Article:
I am one of the most un-superstitious guys you’ll ever meet, except when it comes to two things: Murphy’s Law, and the number 13.
If half a century of life on this planet has convinced me of nothing else, it’s that anything that can go wrong sooner or later will go wrong. And 13 may signify “the Mother Club” or “feeling lucky” to you, but for me 13 of anything almost always means trouble.
A prime example would be my fourth Bun Burner Gold ride (1,591 miles in 23 hours 9 minutes), completed at 8:06am on Sunday 15 October 2006. My original aim was to do the ride a day earlier, but that would have meant starting on Friday the 13th. Believing that to be an invitation for disaster, I decided to delay. With Freaky Friday’s perils passed, I awoke early Saturday morning and made ready to go after my 12th Iron Butt Association ride certificate. Having successfully completed eleven previous rides and aborted one, however, this would actually be my 13th attempted Iron Butt run … so I should not have been surprised by the chain of 13 misfortunes that awaited me:
I was about halfway through my morning pot of java when I started inspecting my ride gear. I remembered I hadn’t put Zooke Anti-Fog on my visor yet, and as I reached across the table and picked up my helmet with one hand, I knocked over my coffee cup (#1) with the other. Wanting to grab my IBA paperwork before the coffee soaked in, I then dropped my helmet and broke the left-side visor release lever (#2). It took me an unplanned 15 minutes of cussing and fiddling around to get the visor reattached, and in my rush to get out the door I forgot to pocket the beef jerky (#3) I use to forego meals and shorten c-store stops.
I made it to the ATM in time to clock the start of my run near 9:00am as intended. But as soon I pulled out of the bank parking lot, I had to make a time-wasting stop because in all the excitement I forgot to put in my ear plugs (#4). At this point, I realized I needed to consolidate my feces, forget about the gremlins, and focus on my ride. But that was apparently not in the cards. Instead, I zoned out and missed my first gas exit (#5) on the Turnpike, which forced me to slow down to 60 in order stretch my reserve far enough to make the next station.
A couple of hours later, the Turnpike merged into I-75 north. I stopped for gas in Ocala, recorded and stuffed the receipt in my log book, then headed back out on the interstate. That log book is very important, because it’s where I keep all the documentation required for my ride certifications. I usually keep it in the inside pocket of my vest, and periodically feel my chest to make sure it’s there. I felt … and it wasn’t. My heart went up in my throat, and I started to pull over, but I kept feeling around and finally found it. My vest pocket had ripped (#6), which allowed the log book to slip into my vest lining. But at least I caught it before I lost it, and transferred it to my jacket at the next stop.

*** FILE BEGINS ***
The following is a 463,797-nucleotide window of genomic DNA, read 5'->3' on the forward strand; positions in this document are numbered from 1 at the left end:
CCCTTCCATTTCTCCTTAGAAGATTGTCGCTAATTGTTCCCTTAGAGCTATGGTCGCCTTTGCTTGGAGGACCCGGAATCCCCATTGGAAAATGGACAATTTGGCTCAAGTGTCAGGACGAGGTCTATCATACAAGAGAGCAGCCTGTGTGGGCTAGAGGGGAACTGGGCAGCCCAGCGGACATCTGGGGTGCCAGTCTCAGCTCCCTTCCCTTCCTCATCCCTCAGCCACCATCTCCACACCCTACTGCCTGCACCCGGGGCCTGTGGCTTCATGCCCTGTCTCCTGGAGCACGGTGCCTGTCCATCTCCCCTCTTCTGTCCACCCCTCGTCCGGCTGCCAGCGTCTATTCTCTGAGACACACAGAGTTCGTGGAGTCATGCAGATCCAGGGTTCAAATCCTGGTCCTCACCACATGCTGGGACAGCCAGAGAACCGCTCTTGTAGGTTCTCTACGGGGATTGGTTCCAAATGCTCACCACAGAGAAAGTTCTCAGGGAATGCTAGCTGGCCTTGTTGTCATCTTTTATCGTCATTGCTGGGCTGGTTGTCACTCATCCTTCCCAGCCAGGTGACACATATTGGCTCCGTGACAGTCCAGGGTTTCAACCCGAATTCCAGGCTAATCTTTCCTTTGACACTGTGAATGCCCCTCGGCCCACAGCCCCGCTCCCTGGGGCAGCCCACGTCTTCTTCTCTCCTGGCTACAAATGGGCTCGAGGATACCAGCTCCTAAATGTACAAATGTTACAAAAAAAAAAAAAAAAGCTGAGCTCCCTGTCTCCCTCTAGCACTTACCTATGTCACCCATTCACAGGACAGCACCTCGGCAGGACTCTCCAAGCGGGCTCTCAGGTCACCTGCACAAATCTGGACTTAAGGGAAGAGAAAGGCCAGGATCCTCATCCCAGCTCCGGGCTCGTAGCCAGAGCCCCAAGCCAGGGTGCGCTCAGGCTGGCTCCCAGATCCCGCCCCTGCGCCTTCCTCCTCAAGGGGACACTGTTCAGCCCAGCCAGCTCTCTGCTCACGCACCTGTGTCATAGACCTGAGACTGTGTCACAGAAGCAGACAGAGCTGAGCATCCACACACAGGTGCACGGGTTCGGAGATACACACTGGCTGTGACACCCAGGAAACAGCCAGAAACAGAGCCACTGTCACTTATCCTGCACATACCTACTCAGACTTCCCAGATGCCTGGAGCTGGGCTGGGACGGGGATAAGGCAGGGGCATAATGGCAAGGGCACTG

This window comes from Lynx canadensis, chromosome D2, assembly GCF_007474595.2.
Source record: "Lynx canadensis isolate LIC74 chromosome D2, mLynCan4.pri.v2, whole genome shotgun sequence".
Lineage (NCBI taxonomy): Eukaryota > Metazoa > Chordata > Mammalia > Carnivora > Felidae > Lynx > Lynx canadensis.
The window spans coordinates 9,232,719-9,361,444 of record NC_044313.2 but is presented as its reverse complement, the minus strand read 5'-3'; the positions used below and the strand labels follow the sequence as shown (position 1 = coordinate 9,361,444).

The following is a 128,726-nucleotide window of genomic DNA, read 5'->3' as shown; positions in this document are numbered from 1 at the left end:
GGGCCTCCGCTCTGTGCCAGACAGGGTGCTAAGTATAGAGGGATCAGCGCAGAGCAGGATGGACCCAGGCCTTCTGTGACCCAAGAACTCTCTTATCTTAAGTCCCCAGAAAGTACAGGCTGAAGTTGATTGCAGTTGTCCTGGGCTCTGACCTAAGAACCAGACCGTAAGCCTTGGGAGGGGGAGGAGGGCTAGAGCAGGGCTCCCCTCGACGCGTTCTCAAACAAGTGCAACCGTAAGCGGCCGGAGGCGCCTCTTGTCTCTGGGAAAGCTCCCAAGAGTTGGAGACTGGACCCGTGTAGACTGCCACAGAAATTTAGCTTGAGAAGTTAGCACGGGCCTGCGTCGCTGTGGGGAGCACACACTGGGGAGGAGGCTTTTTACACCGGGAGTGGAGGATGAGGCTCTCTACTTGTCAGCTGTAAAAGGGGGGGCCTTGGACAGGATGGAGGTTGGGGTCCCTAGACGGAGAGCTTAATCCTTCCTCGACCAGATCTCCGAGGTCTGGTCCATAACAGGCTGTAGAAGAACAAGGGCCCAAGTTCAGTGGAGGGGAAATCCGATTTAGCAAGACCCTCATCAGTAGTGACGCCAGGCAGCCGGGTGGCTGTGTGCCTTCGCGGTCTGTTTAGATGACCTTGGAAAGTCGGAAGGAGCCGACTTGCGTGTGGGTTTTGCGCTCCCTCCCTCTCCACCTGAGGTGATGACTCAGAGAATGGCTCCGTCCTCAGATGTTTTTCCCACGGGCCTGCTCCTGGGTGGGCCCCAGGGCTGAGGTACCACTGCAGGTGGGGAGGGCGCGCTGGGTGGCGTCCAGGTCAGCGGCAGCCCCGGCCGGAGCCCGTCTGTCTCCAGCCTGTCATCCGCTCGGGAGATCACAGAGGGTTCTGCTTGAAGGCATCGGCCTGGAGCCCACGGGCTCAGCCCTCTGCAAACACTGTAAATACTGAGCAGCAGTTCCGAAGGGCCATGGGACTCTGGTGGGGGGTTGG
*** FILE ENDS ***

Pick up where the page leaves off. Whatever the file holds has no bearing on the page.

I crossed into Georgia hoping I’d left my bad luck behind me, but halfway through Atlanta it caught up with me again. My original intent had been to take I-75 straight through to Chattanooga and then head back, but somewhere along the way I-75 and I-85 merged and split, and I took the wrong leg of the fork (#7). Oh what the Hell, I figured. For this run, any fast freeway’s okay so long as I grind the miles. So I just kept going, until I-85 became I-985, which ended and became US-23, which took me as far as Lula before I suspected I might be heading for nowhere. My salvation was a “To I-85” sign pointing east down a two-lane road, and I saw no choice but to take it. And yes, that winding narrow stretch of SR52/SR98 did ultimately get me to Commerce and back on I-85, but only after I was forced to ride 20 miles under 45mph (#8), because I couldn’t get around all the pickups full of slow-moving good ole boys.
My odometer told me it was too early to turn around at that point, so I ran north on I-85 to Anderson (Clemson) South Carolina before doing so. I think the gremlins must have gone to sleep about then, as I enjoyed smooth sailing under cool but clear night skies all the way south through Georgia on I-85 and I-75 into the Panhandle, where I headed east on I-10 to Jacksonville and raced south down I-95 towards home.
The Sunday morning sun was rising as I pulled out of the Shell in Jupiter, and I decided I would take advantage of the daylight to open her up over the miles remaining, and do what I could to improve my run time. But the gremlins were awake again, and not about to let that happen: As soon as I got on the freeway and started to twist my throttle, a state trooper came up behind me and stayed there (#9) for twenty miles or so, allowing no opportunity for acceleration.
Not that it would have made much difference … because when I turned east on I-195 towards the Beach, I saw the causeway was closed down to one lane (#10). And when I finally got across it, Alton Road was blocked off (#11). I had to take a detour to reach the bank where I usually pull an ATM receipt to mark the end of my rides. I did finally make it to WAMU, only to discover that the ATM I normally use was not working (#12), forcing me to scramble my exhausted butt to find one that did. My “Run of Bad Luck” was finally over, or so I thought. But just as I brought down the sidestand to park my bike, the heel of my left boot fell off (#13)!
I don’t know when I’ll go after my 13th Iron Butt ride certificate. But I sure hope and pray the gremlins stay home so I can live to tell you about it…
Until Next Time … Ride Long, Ride Free!